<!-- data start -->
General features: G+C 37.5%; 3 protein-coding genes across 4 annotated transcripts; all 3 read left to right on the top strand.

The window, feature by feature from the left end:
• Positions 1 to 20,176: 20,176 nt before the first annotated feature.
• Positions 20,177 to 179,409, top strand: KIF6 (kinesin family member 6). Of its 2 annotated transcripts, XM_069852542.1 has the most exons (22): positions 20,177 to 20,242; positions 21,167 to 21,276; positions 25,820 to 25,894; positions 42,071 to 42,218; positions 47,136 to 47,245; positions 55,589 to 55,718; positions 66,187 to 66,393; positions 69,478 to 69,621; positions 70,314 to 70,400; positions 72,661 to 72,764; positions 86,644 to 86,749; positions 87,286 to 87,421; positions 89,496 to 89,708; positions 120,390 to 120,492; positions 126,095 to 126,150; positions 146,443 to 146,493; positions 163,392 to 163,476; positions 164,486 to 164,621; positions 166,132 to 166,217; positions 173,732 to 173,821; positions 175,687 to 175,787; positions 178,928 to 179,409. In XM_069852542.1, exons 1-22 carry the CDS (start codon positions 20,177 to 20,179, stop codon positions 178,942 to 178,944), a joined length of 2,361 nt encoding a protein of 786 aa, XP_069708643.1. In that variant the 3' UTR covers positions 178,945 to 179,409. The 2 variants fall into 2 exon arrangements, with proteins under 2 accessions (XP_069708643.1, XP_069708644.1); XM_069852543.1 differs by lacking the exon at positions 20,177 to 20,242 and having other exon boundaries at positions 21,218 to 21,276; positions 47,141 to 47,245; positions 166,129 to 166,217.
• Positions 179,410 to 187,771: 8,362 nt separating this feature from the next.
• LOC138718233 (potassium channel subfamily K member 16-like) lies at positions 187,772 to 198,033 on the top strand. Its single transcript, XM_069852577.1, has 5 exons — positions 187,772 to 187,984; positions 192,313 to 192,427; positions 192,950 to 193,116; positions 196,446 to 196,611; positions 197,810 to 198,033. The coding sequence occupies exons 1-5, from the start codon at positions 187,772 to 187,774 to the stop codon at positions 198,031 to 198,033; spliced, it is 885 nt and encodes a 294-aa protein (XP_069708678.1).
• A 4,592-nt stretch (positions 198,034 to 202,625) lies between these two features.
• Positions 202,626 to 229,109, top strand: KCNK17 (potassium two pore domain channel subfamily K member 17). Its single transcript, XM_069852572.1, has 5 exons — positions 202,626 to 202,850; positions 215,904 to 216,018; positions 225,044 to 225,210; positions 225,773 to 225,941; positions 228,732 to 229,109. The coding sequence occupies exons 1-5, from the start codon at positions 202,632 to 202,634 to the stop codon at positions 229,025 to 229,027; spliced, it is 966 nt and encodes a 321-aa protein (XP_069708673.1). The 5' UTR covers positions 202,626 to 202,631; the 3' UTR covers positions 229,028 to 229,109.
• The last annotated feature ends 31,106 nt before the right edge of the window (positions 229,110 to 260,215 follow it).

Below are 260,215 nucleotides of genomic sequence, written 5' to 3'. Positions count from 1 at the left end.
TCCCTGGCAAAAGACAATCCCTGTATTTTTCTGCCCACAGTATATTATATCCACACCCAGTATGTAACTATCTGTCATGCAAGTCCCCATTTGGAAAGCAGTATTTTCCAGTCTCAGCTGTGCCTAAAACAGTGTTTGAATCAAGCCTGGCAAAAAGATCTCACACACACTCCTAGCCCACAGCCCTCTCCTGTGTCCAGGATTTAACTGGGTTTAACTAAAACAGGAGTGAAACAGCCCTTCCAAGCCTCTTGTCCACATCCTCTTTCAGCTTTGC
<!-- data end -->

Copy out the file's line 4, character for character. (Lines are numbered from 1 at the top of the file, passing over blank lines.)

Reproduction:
• Positions 20,177 to 179,409, top strand: KIF6 (kinesin family member 6). Of its 2 annotated transcripts, XM_069852542.1 has the most exons (22): positions 20,177 to 20,242; positions 21,167 to 21,276; positions 25,820 to 25,894; positions 42,071 to 42,218; positions 47,136 to 47,245; positions 55,589 to 55,718; positions 66,187 to 66,393; positions 69,478 to 69,621; positions 70,314 to 70,400; positions 72,661 to 72,764; positions 86,644 to 86,749; positions 87,286 to 87,421; positions 89,496 to 89,708; positions 120,390 to 120,492; positions 126,095 to 126,150; positions 146,443 to 146,493; positions 163,392 to 163,476; positions 164,486 to 164,621; positions 166,132 to 166,217; positions 173,732 to 173,821; positions 175,687 to 175,787; positions 178,928 to 179,409. In XM_069852542.1, exons 1-22 carry the CDS (start codon positions 20,177 to 20,179, stop codon positions 178,942 to 178,944), a joined length of 2,361 nt encoding a protein of 786 aa, XP_069708643.1. In that variant the 3' UTR covers positions 178,945 to 179,409. The 2 variants fall into 2 exon arrangements, with proteins under 2 accessions (XP_069708643.1, XP_069708644.1); XM_069852543.1 differs by lacking the exon at positions 20,177 to 20,242 and having other exon boundaries at positions 21,218 to 21,276; positions 47,141 to 47,245; positions 166,129 to 166,217.